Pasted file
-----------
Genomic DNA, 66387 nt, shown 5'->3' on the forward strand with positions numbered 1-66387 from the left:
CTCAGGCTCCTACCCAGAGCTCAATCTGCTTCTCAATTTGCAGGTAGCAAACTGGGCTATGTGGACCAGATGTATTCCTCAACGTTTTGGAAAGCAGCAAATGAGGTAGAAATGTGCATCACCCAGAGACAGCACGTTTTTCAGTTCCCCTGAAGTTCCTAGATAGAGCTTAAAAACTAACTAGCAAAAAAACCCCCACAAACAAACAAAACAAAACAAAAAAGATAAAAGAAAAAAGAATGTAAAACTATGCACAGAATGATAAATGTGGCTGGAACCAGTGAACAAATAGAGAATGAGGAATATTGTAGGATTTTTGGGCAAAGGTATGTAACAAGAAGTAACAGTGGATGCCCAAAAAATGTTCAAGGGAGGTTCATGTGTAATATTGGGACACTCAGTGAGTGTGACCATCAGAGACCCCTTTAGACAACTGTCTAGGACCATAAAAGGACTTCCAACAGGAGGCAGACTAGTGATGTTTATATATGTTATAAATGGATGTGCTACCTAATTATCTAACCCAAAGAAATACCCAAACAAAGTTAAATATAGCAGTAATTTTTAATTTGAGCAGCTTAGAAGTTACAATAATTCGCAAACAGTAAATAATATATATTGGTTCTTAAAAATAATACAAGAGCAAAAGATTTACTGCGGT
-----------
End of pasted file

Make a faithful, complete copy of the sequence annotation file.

Genomic DNA, 66387 nt, shown 5'->3' on the forward strand with positions numbered 1-66387 from the left:
CTCAGGCTCCTACCCAGAGCTCAATCTGCTTCTCAATTTGCAGGTAGCAAACTGGGCTATGTGGACCAGATGTATTCCTCAACGTTTTGGAAAGCAGCAAATGAGGTAGAAATGTGCATCACCCAGAGACAGCACGTTTTTCAGTTCCCCTGAAGTTCCTAGATAGAGCTTAAAAACTAACTAGCAAAAAAACCCCCACAAACAAACAAAACAAAACAAAAAAGATAAAAGAAAAAAGAATGTAAAACTATGCACAGAATGATAAATGTGGCTGGAACCAGTGAACAAATAGAGAATGAGGAATATTGTAGGATTTTTGGGCAAAGGTATGTAACAAGAAGTAACAGTGGATGCCCAAAAAATGTTCAAGGGAGGTTCATGTGTAATATTGGGACACTCAGTGAGTGTGACCATCAGAGACCCCTTTAGACAACTGTCTAGGACCATAAAAGGACTTCCAACAGGAGGCAGACTAGTGATGTTTATATATGTTATAAATGGATGTGCTACCTAATTATCTAACCCAAAGAAATACCCAAACAAAGTTAAATATAGCAGTAATTTTTAATTTGAGCAGCTTAGAAGTTACAATAATTCGCAAACAGTAAATAATATATATTGGTTCTTAAAAATAATACAAGAGCAAAAGATTTACTGCGGT